How Prince Harry, Meghan Markle's Media Projects Could Help 'Rebuild' Brand

Prince Harry and Meghan Markle face an important decision as they determine which direction they take their content creation deals, moving on from "look back" projects towards a productive future, a new episode of Newsweek's The Royal Report podcast discussed.

After the back-to-back releases of the couple's Harry & Meghan Netflix docuseries and Harry's tell-all memoir, both of which made a number of bombshell claims against the royal family, it has been announced by the couple's Archewell organization, via Variety, that the couple's future projects will "look forward" not back.

Newsweek's chief royal correspondent, Jack Royston, said on The Royal Report that this could be a signal from the couple that they are moving away from repeatedly retelling their royal story which has caused their popularity on both sides of the Atlantic to plummet.

Prince Harry and Meghan Markle
Above, Prince Harry and Meghan Markle smile at each other during a trip to the Netherlands on April 17, 2022. The duke and duchess are at a pivotal moment in their post-royal careers, according to a new episode of Newsweek's "The Royal Report." Samir Hussein/WireImage

"Harry and Meghan's head of communications has announced some staff changes—a few people leaving, some promotions, a few new hires—but, most importantly of all, a move away from 'look back' projects as they now move forwards to their future outside the royal family," he said.

"For almost two years since Oprah in March 2021, Harry and Meghan have—through a number of different formats and a number of different projects—been retelling basically the same story which was about their exit from royal life.

"Now, that obviously is looking back to events in the past that are no longer in motion...and if they are moving away from 'look back' projects that does suggest that they are no longer going to be focussing on that whole rift."

Where the couple could move from this point, with their content creation deals signed with both Netflix and Spotify for millions of dollars, could, Royston said, be "switching their focus slightly from looking at unscripted shows to looking more at scripted."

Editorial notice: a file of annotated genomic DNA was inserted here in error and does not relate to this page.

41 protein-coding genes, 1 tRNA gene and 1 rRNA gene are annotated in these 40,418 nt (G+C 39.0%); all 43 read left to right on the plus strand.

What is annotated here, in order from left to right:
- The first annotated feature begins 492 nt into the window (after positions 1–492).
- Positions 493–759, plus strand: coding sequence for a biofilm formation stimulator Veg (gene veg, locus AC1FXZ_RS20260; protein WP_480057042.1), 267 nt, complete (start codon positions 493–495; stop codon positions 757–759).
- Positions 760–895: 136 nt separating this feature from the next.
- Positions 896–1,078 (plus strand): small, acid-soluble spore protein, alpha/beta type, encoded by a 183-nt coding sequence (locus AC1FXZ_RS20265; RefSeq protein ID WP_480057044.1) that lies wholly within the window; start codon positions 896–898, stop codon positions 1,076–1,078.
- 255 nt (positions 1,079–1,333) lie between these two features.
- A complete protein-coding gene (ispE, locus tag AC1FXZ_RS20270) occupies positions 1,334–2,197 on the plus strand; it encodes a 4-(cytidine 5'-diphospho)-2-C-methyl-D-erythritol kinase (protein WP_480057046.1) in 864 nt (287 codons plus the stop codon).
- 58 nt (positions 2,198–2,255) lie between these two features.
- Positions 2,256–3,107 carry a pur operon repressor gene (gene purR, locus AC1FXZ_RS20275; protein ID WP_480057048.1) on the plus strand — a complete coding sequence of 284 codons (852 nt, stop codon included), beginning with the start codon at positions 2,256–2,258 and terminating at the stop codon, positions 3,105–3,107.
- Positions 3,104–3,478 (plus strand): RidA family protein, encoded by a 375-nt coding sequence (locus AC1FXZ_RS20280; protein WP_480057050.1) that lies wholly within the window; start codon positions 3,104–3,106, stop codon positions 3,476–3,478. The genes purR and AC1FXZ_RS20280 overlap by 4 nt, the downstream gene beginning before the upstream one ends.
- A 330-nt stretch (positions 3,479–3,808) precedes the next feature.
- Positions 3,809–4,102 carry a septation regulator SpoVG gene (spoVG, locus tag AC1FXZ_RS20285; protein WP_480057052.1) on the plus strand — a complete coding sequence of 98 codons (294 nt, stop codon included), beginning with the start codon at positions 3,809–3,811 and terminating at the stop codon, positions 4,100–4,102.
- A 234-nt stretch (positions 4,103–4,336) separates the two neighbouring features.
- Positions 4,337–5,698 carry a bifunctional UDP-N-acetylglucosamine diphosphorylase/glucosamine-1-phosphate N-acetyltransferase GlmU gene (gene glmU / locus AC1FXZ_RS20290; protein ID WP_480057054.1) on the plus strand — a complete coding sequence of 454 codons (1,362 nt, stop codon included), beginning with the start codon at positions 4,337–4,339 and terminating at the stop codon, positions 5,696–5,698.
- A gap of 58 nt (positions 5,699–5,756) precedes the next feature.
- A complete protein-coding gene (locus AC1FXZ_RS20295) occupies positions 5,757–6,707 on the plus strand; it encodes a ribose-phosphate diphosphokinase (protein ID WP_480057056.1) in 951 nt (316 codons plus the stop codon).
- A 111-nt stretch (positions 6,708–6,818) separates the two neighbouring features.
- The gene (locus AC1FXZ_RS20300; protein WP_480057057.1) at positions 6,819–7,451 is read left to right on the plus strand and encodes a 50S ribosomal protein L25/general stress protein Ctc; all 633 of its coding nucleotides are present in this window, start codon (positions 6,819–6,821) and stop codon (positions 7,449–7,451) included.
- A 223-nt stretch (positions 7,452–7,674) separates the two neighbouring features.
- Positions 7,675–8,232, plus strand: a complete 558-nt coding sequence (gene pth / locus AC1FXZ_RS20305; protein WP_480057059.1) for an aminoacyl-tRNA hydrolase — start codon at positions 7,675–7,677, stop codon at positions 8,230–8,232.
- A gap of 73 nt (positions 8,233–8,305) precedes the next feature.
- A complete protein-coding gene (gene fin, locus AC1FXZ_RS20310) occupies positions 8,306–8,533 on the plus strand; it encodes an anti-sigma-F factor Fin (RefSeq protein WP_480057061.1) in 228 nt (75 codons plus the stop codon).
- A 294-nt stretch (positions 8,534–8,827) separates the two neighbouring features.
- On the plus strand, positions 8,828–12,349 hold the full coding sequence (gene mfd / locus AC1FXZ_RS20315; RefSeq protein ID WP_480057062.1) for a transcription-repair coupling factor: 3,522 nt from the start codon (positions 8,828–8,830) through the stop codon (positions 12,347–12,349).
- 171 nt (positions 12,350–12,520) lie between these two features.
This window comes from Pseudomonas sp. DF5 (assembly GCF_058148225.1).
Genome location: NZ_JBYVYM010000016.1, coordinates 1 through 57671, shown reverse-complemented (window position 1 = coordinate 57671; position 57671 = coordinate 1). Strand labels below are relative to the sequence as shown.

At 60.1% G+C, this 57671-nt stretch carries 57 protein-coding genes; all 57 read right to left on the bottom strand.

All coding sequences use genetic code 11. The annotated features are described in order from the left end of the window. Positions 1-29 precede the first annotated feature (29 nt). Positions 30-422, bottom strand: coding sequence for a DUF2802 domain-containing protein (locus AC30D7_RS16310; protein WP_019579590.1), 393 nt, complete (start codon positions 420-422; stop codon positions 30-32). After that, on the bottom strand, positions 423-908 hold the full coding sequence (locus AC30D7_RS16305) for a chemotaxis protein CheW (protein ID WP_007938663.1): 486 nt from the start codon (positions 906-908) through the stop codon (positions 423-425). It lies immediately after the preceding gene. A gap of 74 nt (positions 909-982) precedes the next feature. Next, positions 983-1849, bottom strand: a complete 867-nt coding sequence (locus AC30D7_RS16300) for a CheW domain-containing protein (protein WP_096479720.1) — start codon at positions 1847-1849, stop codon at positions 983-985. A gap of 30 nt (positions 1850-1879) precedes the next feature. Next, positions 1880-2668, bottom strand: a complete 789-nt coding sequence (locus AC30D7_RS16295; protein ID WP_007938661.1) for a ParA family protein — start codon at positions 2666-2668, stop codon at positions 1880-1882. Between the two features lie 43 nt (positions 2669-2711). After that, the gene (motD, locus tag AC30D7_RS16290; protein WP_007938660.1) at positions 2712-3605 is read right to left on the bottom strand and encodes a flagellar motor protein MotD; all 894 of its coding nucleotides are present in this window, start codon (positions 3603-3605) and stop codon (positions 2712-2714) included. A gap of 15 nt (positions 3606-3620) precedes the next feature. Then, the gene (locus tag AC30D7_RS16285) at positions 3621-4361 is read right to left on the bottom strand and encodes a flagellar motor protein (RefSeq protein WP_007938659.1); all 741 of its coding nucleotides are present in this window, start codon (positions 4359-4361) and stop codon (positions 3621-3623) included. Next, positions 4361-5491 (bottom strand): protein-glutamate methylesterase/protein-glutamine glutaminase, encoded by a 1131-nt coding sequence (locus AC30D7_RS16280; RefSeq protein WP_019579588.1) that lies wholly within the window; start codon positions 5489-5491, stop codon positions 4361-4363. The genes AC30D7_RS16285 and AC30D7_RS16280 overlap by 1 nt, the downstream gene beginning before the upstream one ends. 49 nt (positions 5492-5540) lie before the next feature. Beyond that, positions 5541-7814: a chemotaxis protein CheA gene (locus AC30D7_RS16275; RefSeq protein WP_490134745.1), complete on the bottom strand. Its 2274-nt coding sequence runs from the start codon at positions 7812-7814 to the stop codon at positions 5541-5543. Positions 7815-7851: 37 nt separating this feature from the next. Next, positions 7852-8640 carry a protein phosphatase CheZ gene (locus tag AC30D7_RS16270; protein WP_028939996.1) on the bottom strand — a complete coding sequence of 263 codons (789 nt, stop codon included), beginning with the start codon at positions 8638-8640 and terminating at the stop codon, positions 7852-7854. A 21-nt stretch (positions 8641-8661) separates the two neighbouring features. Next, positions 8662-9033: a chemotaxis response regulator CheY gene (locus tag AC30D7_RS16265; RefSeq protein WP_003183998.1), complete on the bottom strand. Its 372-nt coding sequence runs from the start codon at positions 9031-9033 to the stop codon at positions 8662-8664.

The retelling of their fractured relationships with members of the royal family and British press which prompted them to step down from their roles in the monarchy and move to the United States has been "hugely commercially successful," for the couple, Royston told listeners, but at the cost of their own popularity, which according to a Newsweek poll took a dramatic hit after the publication of Spare.

"Harry & Meghan" Netflix Docuseries
Publicity images for the 2022 Netflix docuseries "Harry & Meghan." The couple's media projects detailing their royal stories have been a commercial hit so far. Netflix

"Now that they've got that stuff out of the way they can kind of go anywhere and they can choose perhaps to try and rebuild their brand which has taken a knock," he said.

"If that is the case that they're turning their back on the kind of reality-targeted approach to their Netflix deal and wind up going down the fiction route instead, that will be a landmark shift in their approach and we will potentially get to see a whole new version of Harry and Meghan as TV producers.

"Alternatively though, they are still going to be under commercial pressure because everybody is—welcome to life in the private sector.

"It will be really interesting to see whether they can kind of craft a niche for themselves in an incredibly competitive industry—one of the most competitive industries on the planet—while rebuilding their brand."

So far, Harry and Meghan have released seven media projects since stepping away from the royal family in 2020: the docuseries The Me You Can't See; a special holiday podcast episode; Meghan'sArchetypes podcast series; Meghan's children's book The Bench; Harry's memoir Spare; the couple's Harry & Meghan Netflix series; and the Live to LeadNetflix series.

There is only one confirmed upcoming project, a Netflix docuseries titled Heart of Invictus, which will follow competitors as they journey to compete in the 2022 Invictus Games. There is no official release date for the project but it is expected to hit screens before the 2023 games in September.

James Crawford-Smith is Newsweek's royal reporter based in London. You can find him on Twitter at @jrcrawfordsmith and read his stories on Newsweek's The Royals Facebook page.

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